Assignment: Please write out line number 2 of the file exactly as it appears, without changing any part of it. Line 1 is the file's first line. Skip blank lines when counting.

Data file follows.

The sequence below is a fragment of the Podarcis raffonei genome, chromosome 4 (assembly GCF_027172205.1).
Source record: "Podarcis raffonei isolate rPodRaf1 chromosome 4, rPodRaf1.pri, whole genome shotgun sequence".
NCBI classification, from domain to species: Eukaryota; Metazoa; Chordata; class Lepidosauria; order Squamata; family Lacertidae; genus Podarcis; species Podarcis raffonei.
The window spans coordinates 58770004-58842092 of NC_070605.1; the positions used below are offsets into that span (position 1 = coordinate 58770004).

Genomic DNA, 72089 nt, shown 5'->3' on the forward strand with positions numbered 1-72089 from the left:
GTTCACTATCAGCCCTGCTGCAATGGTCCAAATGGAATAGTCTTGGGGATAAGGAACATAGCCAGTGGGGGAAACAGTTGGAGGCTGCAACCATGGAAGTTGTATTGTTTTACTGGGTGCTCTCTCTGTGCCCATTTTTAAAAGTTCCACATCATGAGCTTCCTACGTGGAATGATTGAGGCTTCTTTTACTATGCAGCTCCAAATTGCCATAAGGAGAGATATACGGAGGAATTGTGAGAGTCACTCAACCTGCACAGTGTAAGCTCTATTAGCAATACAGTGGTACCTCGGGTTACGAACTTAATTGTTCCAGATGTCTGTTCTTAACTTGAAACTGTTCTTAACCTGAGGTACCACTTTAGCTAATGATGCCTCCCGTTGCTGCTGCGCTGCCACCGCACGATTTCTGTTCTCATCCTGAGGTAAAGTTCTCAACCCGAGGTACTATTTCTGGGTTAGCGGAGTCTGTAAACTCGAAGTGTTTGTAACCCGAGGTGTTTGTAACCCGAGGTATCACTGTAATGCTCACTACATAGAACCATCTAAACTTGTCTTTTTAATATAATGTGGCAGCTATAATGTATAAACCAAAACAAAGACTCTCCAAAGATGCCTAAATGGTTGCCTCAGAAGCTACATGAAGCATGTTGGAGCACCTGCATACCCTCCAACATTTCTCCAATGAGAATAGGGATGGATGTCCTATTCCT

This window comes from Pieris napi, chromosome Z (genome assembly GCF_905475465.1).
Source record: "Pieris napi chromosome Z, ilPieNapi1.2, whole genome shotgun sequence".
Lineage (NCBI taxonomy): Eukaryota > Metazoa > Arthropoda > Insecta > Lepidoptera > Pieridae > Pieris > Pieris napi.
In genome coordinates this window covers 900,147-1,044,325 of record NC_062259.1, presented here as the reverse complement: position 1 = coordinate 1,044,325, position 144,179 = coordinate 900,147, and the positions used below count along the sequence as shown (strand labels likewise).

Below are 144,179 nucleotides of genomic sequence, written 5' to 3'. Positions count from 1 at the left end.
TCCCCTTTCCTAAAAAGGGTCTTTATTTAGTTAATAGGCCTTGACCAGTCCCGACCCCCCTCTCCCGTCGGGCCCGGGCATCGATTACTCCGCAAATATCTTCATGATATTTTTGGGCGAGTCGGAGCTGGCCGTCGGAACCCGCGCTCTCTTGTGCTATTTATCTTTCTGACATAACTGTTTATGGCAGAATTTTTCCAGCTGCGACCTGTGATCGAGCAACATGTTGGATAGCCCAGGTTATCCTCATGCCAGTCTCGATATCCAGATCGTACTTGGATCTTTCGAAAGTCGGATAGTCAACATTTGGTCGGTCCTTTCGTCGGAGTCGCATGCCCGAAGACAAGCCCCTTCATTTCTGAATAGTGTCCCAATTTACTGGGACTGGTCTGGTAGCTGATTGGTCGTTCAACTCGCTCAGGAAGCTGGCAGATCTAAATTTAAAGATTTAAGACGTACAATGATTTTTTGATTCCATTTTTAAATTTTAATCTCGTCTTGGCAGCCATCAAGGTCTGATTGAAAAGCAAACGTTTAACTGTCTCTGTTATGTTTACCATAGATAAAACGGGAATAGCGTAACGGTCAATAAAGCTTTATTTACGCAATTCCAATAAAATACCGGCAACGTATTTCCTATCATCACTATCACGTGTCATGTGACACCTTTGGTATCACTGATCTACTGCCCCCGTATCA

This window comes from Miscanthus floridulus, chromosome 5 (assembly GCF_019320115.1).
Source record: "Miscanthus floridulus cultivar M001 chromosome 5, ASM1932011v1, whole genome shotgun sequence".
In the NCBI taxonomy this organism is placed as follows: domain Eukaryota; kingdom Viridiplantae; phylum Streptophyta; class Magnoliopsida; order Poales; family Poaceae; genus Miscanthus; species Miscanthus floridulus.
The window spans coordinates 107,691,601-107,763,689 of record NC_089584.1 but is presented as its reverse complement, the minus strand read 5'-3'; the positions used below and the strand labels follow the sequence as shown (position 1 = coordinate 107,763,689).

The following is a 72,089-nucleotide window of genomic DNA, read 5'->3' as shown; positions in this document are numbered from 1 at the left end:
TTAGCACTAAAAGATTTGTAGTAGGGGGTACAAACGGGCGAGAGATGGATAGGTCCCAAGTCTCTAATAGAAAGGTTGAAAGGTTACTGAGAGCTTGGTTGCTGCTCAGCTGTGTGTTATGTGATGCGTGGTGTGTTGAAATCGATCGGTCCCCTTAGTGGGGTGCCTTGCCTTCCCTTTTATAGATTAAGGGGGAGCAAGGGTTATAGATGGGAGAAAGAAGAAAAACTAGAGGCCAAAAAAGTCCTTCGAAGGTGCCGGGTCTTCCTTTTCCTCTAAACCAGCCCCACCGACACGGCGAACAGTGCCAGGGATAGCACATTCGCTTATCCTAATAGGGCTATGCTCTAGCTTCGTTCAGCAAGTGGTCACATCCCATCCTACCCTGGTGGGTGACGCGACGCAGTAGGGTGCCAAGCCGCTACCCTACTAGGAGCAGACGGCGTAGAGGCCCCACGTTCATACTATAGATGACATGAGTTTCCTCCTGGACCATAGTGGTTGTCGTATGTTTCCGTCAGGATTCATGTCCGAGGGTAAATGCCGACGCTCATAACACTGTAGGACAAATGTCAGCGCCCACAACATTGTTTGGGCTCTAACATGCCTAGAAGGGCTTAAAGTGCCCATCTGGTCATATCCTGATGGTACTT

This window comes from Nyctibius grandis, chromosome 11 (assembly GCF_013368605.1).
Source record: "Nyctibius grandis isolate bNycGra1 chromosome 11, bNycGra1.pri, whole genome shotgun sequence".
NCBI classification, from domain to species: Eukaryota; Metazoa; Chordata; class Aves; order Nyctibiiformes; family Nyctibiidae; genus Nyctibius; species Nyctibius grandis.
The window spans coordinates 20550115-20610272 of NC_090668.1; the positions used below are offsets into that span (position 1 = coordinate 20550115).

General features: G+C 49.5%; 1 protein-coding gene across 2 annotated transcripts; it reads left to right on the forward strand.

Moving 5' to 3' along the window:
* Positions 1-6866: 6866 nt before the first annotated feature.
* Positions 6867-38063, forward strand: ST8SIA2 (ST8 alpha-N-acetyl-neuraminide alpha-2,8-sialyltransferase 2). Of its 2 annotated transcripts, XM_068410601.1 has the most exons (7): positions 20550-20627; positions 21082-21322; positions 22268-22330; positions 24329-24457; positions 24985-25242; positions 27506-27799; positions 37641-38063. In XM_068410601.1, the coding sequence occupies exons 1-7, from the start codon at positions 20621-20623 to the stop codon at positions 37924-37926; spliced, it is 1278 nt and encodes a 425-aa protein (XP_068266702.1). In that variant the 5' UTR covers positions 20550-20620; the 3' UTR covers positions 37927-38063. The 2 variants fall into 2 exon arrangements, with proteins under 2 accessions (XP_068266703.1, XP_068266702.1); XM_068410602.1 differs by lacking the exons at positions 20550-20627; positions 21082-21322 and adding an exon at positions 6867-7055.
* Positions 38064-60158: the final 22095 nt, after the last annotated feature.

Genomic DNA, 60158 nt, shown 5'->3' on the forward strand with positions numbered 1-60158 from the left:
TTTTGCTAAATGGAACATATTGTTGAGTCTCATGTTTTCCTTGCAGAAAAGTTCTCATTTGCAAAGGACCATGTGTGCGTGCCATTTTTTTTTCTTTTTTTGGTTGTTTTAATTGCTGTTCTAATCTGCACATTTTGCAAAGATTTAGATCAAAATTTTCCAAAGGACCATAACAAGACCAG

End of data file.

Source record: "Podarcis raffonei isolate rPodRaf1 chromosome 4, rPodRaf1.pri, whole genome shotgun sequence".